One Man's Unique Journey through the World of Aviation
I do not claim to be a great pilot. I certainly have not accomplished something that no one else has achieved. I am not pretending to have flown the highest performance planes, or to have executed the most difficult or precise aerobatics. So why would I write about myself in regard to my aviation past? The reason is to afford the reader a glimpse into a young man’s desire to push his personal boundaries, to follow a dream, and to achieve what is of great personal value. My aviation past is far from ordinary, and offers a look into a realm that few have experienced and even fewer truly understand.
My early aviation life was something of a perfect storm—ability and opportunity merging to form one of the most exciting, but dangerous of all youthful scenarios. I am currently writing more of my aviation past in hopes that those who come later will both appreciate my experiences and avoid the pitfalls of a youth plagued by many a bad decision. Although I am not ready to release my full story, I will share some of my early days as excerpts from a possible future book.
My good fortune in meeting Marion F. Cole led me into one of the most fulfilling eras of my life, my airshow experiences. Frequently traveling with Marion and his brother Duane of aerobatic fame, I will cherish many great and unforgettable experiences. I often think back on those days with great friends and wonderful experiences—truly the fulfillment of a dream.
Recently, I was thinking of the fact that I have long craved a oneness with my machines no matter what those vehicles happen to be. The feeling of having an airplane or an automobile be a complete extension of one’s own self has always fascinated me. Although I am an engineer and have taught instrumentation at the college level many times, I care nothing for instrument flying. Although I respect those whose desire is to fly the best equipped modern planes with the newest gadgets, I simply want the basics from aviation. I want the unique unity that comes from being a part of the machine—to feel and experience the sensation of flight through every bodily perception possible.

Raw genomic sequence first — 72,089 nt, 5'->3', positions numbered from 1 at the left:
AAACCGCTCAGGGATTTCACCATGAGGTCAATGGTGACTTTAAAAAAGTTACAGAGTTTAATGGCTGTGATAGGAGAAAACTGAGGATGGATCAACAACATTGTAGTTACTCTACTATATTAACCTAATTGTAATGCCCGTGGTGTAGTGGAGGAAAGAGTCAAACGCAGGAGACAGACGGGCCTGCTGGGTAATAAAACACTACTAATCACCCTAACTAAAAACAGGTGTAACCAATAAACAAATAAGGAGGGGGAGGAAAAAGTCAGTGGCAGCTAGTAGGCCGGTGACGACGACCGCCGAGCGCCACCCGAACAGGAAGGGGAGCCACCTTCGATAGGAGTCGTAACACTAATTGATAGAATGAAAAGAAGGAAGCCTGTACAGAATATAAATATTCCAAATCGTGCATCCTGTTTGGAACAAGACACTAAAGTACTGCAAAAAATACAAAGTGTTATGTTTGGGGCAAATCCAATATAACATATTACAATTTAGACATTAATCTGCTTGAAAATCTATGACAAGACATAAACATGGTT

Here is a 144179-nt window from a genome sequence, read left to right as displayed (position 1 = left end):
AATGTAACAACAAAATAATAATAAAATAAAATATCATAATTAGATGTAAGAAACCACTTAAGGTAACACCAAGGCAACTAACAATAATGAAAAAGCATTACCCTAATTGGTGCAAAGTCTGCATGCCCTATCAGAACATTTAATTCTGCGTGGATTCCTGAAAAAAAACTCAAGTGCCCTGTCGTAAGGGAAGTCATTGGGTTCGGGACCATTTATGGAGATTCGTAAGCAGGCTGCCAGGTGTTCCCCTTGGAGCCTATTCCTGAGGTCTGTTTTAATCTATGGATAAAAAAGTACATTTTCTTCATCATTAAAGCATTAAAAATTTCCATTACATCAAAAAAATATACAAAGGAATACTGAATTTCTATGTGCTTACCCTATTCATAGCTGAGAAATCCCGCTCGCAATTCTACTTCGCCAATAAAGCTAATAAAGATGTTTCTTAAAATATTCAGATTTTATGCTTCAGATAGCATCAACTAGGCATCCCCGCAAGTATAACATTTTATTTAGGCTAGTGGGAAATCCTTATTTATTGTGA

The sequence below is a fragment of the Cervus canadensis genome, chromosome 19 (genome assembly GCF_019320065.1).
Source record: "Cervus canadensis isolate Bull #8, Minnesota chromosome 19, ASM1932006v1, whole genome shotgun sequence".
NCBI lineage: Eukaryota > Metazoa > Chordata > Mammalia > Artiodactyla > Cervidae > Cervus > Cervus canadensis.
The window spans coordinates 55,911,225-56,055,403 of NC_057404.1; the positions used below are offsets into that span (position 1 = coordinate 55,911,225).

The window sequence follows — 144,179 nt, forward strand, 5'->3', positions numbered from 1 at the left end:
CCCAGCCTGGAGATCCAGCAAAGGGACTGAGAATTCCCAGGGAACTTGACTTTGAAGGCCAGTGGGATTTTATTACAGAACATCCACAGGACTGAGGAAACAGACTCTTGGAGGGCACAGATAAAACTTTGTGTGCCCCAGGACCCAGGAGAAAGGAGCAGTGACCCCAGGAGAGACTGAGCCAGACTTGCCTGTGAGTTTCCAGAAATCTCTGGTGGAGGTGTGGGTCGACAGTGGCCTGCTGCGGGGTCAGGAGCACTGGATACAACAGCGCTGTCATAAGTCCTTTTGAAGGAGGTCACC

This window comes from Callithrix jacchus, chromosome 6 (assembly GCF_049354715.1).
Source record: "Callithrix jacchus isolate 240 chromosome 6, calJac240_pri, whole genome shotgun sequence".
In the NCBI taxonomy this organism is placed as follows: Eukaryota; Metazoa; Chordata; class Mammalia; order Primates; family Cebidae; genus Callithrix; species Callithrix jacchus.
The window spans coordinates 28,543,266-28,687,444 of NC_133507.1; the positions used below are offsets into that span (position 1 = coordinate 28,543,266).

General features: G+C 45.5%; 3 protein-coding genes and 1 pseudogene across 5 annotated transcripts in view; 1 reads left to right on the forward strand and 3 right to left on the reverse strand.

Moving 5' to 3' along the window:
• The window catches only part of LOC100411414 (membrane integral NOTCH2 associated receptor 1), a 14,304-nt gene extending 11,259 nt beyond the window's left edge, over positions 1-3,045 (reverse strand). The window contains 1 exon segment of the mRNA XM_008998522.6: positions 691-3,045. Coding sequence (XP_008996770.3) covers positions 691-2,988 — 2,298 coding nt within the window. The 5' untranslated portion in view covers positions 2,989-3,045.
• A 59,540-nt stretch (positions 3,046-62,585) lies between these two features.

No matter what I accomplish in my life, I do believe the one thing I would love for people to say about me would be to simply state, “He's a good stick and rudder man.” Through the basic aircraft controls, I receive everything I want from my aviation. It is not surprising that my favorite music is early jazz, the music of the 20s and 30s played many times by musicians who couldn’t read a note of music, but experience a unity with their instrument that expresses their feelings as no formal penned work can.
Flying to me can be one of the most exciting and exhilarating experiences one can enjoy. I often tell people that there are different levels to flying. When you learn to fly, it is exciting to enter this new world of three-dimensional freedom. Different people gravitate to distinct areas of flying, but few would argue that it is an exciting thing to learn. Add the realm of aerobatics to one’s skill list and a totally new dimension opens to that individual. Being able to take a plane through its paces is more than exciting and perhaps often the end goal to many. However, there is more—much more.
The excitement of doing skilled aerobatics at near ground altitudes is beyond my words to express. There are few experiences a person can have (not going to start listing those here) that can top the feelings of low level airshow-type flying. I remember many times my mentor and teacher Marion Cole telling me to stop flying so low. “The crowd can’t see you down there!” he would say. I hope the reader will check out my video section where I have GoPro camera videos of some of my low level practice sessions. Read excerpts from my book…